Unisexual salamanders (genus Ambystoma) present a new reproductive mode for eukaryotes.

@article{Bogart2007UnisexualS,
  title={Unisexual salamanders (genus Ambystoma) present a new reproductive mode for eukaryotes.},
  author={James P. Bogart and Ke Bi and Jinzong Fu and Daniel W. A. Noble and John H. Niedzwiecki},
  journal={Genome},
  year={2007},
  volume={50 2},
  pages={
          119-36
        }
}
To persist, unisexual and asexual eukaryotes must have reproductive modes that circumvent normal bisexual reproduction. Parthenogenesis, gynogenesis, and hybridogenesis are the modes that have generally been ascribed to various unisexuals. Unisexual Ambystoma are abundant around the Great Lakes region of North America, and have variously been described as having all 3 reproductive modes. Diploid and polyploid unisexuals have nuclear genomes that combine the haploid genomes of 2 to 4 distinct… Expand
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Evidence is provided that different biotypes within the unisexual lineage have distinct ecological interactions with sexual taxa, supporting a role for these differences as a mechanism promoting coexistence between some sexual and unisexual forms. Expand
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TLDR
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TLDR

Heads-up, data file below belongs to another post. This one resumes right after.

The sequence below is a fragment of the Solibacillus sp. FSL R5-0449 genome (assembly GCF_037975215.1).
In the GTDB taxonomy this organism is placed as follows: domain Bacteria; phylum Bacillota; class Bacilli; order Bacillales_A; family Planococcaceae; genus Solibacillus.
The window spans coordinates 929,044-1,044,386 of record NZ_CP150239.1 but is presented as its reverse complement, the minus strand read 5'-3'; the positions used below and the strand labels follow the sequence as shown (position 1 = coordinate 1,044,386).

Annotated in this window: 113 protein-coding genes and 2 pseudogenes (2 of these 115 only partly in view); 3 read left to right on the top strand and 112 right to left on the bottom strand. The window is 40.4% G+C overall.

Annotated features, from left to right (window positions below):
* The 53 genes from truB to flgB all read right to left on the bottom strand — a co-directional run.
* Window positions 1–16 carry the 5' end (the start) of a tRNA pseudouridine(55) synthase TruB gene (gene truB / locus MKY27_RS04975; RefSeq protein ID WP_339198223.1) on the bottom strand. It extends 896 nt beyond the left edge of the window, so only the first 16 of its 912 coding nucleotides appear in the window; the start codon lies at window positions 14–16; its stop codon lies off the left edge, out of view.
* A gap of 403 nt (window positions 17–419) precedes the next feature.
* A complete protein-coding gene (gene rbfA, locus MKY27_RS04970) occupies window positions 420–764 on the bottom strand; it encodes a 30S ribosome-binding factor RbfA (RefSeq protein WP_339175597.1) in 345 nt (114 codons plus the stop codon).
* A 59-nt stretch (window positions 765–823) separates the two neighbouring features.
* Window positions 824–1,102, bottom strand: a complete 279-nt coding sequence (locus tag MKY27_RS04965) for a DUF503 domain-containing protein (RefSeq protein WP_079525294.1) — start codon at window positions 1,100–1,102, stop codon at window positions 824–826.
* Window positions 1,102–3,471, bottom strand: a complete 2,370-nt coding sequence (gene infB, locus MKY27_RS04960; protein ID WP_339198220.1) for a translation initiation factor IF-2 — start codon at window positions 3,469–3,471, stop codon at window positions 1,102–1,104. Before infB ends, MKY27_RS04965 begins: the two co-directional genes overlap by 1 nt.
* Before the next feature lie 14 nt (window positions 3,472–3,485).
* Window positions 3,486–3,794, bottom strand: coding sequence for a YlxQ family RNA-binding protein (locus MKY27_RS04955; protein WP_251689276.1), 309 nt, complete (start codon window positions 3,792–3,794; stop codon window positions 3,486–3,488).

GISH is an effective tool that can be used to identify and to quantify genomic constituents and to investigate intergenomic interactions in unisexual salamanders and has potential application to examine possible genomic evolution in other unisexuals. Expand
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TLDR
It is estimated that the unisexual Ambystoma complex was formed from a hybridization event in which the nuclear DNA of the original maternal species was subsequently lost, and probably originated less than 25 000 years ago. Expand
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TLDR
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TLDR
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TLDR
The results clearly link the hemiclonal genome to contemporary P. monacha and therefore support the hypothesis of a recent origin and suggest that this unisexual fish may serve as a vehicle for introgression between two allopatric sexual species. Expand
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  • Biology, Medicine
  • Proceedings of the National Academy of Sciences of the United States of America
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TLDR
Electrophoretic comparison of diagnostic enzymes indicates that these unisexuals are triploid with two nuclear genomes from the bisexual species Ambystoma laterale and one from AmbyStoma jeffersonianum; however, according to restriction analysis, the mtDNAs of these specimens derive from a third species, Am bystoma texanum. Expand
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